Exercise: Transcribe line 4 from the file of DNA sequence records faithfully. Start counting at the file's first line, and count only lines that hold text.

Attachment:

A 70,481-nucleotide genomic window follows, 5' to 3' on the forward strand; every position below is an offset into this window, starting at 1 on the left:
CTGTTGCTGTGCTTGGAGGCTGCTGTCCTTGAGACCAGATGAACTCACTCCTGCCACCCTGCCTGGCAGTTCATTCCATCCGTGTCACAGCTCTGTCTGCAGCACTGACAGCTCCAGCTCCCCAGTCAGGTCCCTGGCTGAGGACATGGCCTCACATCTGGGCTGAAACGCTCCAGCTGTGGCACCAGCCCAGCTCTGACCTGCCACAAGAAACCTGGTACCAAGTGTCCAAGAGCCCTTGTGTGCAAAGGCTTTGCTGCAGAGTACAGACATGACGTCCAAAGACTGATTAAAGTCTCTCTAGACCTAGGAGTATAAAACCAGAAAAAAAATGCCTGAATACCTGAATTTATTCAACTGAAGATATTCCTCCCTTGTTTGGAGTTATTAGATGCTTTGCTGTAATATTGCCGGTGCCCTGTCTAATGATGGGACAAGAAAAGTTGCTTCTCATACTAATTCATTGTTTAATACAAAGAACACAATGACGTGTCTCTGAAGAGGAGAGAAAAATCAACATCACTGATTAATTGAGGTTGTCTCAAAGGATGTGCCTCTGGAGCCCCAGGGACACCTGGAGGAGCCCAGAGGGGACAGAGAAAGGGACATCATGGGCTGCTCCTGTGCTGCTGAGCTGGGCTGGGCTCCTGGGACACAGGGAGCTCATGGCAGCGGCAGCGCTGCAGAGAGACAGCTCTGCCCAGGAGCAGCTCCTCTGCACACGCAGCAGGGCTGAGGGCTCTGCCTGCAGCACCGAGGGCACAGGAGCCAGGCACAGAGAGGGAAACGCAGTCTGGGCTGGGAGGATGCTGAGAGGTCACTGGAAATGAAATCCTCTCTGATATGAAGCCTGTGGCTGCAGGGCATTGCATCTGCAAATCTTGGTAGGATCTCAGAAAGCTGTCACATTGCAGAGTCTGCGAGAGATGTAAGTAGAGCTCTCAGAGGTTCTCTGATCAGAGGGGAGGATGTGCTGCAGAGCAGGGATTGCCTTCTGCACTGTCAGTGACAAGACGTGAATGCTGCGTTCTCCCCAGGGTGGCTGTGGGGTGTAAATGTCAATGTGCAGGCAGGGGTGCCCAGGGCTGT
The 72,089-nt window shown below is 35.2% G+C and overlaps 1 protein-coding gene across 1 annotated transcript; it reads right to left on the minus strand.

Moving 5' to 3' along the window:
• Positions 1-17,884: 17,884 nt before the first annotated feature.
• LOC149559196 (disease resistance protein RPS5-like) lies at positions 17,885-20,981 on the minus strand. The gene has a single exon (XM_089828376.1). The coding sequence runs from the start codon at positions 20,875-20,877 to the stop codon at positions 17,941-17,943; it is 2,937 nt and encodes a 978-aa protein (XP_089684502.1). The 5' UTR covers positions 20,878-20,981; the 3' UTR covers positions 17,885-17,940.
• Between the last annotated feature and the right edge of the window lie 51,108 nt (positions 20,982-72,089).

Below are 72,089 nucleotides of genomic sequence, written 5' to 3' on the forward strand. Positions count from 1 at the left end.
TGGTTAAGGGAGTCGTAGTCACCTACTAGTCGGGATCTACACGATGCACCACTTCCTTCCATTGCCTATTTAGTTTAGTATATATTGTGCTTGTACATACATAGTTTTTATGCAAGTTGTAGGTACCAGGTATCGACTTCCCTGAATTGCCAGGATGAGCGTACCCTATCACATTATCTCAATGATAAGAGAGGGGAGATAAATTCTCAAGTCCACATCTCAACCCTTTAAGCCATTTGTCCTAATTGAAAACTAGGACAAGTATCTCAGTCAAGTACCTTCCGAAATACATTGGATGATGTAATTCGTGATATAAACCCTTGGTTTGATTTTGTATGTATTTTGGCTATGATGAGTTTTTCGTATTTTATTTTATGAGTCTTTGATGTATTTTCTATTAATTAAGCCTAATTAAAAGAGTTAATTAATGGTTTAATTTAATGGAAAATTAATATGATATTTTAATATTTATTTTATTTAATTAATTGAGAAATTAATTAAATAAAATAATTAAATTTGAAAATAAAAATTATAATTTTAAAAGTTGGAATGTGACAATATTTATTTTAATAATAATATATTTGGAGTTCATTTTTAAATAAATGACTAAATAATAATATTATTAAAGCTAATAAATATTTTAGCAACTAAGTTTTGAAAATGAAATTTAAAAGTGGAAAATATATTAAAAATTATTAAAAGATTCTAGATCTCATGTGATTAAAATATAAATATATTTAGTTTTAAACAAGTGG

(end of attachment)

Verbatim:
Moving 5' to 3' along the window: